Islamic and Norman Palermo

The Arabs

Palermo was conquered by Arab troops from North Africa in 830 AD, three years after they officially entered the catalogue of foreign dominations capturing Mazara.

Their first headquarter was the high ground of the Paleapolis, with its easily defendable walls. They called this area al-qasr (“the castle”), a name that survived the centuries till today, preserved in the popular denomination of the main road of the city connecting the castle with the sea: the Cássaro (modern day Corso Vittorio Emanuele). Palermo, now named Balarm, was a very prosperous city and with prosperity came also the rise in the population. Outside the walls two new quarters were created, one beyond the river Kemonia, inhabited by Muslims and Jews; the other one beyond the Papireto, called quarter of the “Schiavoni” (from the collective name given to the mercenaries coming from slavic countries of the Dalmatian coast).

Following this rapid growth in 937 the Emirs of Sicily decided to create a new directional center, a new citadel for the court and the troops located in the plain between the port and the sealine, in the area around modern-day Piazza Marina. This citadel, called al-khalisah (“the elected”, name survived until today as Kalsa) featured the Emir’s palace, a magnificent mosque, baths, a garrison and a prison. The prosperity brought by the introduction in Sicily of new coltures (oranges, lemons, sugarcane) and the improvement of irrigation techniques (e.g. with underground canals, the qanats), made Balarm the second most populated city of Europe around the year 1050, with a population of ca. 350000 inhabitants, second only to another islamic state’s capital: Cordoba.

The capital is endowed with two gifts, splendor and wealth. It contains all the real and imagined beauty that anyone could wish. (Ibn Jubair, who visited Balarm in the 12th century)


The Normans

This splendid city, the “city of the 300 mosques” as it was once called, is the same city -although somewhat diminished in population- conquered in January 1072 by the Normans led by Robert and Roger d’Hauteville.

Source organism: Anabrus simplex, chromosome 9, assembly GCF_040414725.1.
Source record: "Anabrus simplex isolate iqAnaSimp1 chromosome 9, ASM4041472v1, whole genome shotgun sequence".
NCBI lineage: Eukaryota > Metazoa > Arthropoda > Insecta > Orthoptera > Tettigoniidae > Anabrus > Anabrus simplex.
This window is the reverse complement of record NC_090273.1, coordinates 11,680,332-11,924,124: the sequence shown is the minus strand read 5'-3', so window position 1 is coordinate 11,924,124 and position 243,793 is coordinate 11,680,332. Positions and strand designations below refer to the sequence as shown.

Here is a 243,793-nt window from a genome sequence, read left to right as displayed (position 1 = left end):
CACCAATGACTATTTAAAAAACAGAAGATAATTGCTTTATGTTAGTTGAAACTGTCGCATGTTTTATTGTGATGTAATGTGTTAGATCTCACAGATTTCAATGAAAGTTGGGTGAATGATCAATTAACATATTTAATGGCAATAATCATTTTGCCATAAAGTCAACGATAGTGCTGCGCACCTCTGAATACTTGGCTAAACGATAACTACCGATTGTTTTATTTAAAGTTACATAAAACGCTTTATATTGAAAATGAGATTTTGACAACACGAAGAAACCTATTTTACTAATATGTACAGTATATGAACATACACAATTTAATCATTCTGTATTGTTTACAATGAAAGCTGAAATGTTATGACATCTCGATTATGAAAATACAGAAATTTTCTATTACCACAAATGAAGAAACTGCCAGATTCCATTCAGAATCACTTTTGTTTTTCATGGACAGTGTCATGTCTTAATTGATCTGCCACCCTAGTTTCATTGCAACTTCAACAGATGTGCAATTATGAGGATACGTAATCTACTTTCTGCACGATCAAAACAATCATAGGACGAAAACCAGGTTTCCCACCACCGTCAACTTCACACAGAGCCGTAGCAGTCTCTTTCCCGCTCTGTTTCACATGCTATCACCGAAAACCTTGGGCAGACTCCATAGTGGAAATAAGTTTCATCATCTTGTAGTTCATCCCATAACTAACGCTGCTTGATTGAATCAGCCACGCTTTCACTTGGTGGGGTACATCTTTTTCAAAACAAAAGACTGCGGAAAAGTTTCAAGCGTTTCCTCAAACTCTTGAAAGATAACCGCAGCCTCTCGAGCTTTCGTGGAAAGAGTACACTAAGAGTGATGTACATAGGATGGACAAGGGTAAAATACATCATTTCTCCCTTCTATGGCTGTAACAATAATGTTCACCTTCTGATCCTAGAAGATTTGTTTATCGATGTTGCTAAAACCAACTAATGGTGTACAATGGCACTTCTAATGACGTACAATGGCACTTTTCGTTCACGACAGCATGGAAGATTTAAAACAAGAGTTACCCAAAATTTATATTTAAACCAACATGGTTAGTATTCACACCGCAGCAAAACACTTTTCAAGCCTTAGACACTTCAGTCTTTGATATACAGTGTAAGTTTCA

The new conquerors re-established the headquarters in the site of what was to become the Royal Palace or Palazzo dei Normanni. They also razed to the ground the big mosque the Emirs had built on the site of a preexisting Christian church, and reinstated the Archbishop in his Cathedral.  The Muslim population was evicted from the old part of the city and was transferred in the quarter of the Schiavoni, now emptied of the mercenary troops once employed by the Emirs.

In many parts of the city flourished areas populated by foreign merchants, whom the new Count and Kings of Sicily granted privileges and permits. These merchants, mainly coming from the 4 maritime republics of Genoa, Pisa, Venice and Amalfi, settled in the new areas created by the progressive interment of the harbour, usually around their “national” churches (e.g. the church of St. George of the Genoans but also St. Eulalia of the Catalans).

Under the Normans, as it was the case under the previous Islamic domination,  people of all sorts of different ethnic origin used to live and commerce together: Latines, Byzantines, Muslims and Jews. And the same happened to the languages and cultural traditions of these peoples, used often at the same time and mutually influencing each other in a particularly proficuous exchange that is clearly visible in the many examples of the monumental art and minor craft.

Quadrilingual inscription from Palermo -
Quadrilingual inscription in the Museum od Ismalic Art, Palermo (photo: Wikipedia, G. Dall’Orto)

This constant misture of elements coming from the Latin, Byzantine and Islamic traditions is the trademark of what is often called Arab-Norman or, better, Siculo-Norman art. The Normans were essentially wandering warriors and once they settled in Sicily with a royal crown on their head they needed an official iconograhic language that was capable of conveying their views and aspirations. Even though they had no developed artistic sensibility and certainly no court-art, they were ready to make the best of what they had available, combining elements from all the different artistic traditions represented in Sicily in an authentically original expression that has no parallels.

The heritage left by the Normans is witnessed by palaces like the Royal Palace and the summer residences of the Zisa Castle, the Cuba, the Castles of Maredolce and Uscibene, always enshrined in beautiful hunting reserves and wide parks. Along with the palaces, many are the churches that proclaim the success of the multicultural formula employed in the Siculo-Norman art: from the Cathedral to the Cappella Palatina, from the church of San Giovanni degli Eremiti to that of San Cataldo.